Minnesota’s residency laws throw ‘snowbirds’ for a loop


What do going to church or participating in sailing races have in common? They can affect your ‘snowbird’ tax status. (submitted photo)

Money Management

Determining residency for tax purposes often proves challenging for Minnesota’s population of “snowbirds” -- retired individuals who head south each winter.

Last year, Gov. Mark Dayton made a well-publicized attempt to enact a “snowbird tax,” expanding the number of people required to pay Minnesota income taxes.

Although that particular law did not pass, a measure imposing a 9.85 percent tax on upper-income earners did become law, giving certain individuals good reason to question their residency as it relates Minnesota’s tax laws.

Not surprisingly, states with no income tax or a rate much lower than ours are increasingly popular locations to maintain a second residence. It’s important for taxpayers who live in more than one state to consult a tax professional who can help them determine their residency status. If you don’t understand the rules, it’s relatively easy to unintentionally break the law.

Minnesota uses various criteria to determine taxpayer residency, including statutes, regulatory factors and individual behavior. To offer some clarity, the Minnesota Society of Certified Public Accountants (MNCPA) explains the standard rules of determining residency.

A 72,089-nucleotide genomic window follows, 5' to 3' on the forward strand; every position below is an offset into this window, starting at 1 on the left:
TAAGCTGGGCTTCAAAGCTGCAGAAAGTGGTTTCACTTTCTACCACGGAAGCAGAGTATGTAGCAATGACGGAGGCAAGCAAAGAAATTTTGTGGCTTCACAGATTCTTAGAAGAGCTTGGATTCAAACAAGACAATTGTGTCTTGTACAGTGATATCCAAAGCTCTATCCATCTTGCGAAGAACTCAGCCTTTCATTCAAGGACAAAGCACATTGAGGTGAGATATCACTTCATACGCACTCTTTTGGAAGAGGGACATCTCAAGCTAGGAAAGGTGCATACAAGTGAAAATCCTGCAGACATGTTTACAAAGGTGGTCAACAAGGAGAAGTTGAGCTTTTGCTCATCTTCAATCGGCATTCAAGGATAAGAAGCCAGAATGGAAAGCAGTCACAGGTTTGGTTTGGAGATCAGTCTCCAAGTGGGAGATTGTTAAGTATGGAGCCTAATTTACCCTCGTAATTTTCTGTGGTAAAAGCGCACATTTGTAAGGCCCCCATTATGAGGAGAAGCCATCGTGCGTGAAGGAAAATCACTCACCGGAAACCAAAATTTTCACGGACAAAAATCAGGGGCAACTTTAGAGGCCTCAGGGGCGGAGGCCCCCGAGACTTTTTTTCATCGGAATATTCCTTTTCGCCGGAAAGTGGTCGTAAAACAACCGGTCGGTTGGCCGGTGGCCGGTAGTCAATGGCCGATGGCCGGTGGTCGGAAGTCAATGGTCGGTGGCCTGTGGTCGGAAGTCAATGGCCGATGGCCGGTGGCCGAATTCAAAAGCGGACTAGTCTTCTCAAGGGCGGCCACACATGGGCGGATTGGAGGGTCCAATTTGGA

• Any individual who is physically present in Minnesota for 183 or more days in a year is automatically considered a resident of the state. Regardless of other factors, persons exceeding this day count are required to pay Minnesota resident taxes.

Regulatory factors

If a person is present in the state for fewer than 183 days, Minnesota uses a set of 26 regulatory factors to determine whether he or she qualifies as a resident. These factors include voter registration, issuing state of valid driver’s license, where your vehicles are registered, professional licenses and involvement in local organizations. If filers maintain any of these aspects of their identity in Minnesota, they are eligible to be considered residents of the state.

If an individual owns property in Minnesota, but rents and lives in a dwelling in another state, Minnesota may assume that person’s residency has not been severed.


If residency is still unclear after all of the previous factors have been considered, Minnesota may look to see if the taxpayer’s overall behavior (i.e., participation in a place of worship, involvement in community organizations, etc.) has changed since moving to his or her new home.

Taxpayers should be wary of how their hobbies and lifestyle reflect their residency status. For example, persons participating in competitive sailing may be affected, for tax purposes, by the place they choose to dock their boat or the state in which they do some or all of their racing.

— The Minnesota Society of Certified Public Accountants serves the public interest by advancing the highest standards of ethics and practice within the CPA profession.


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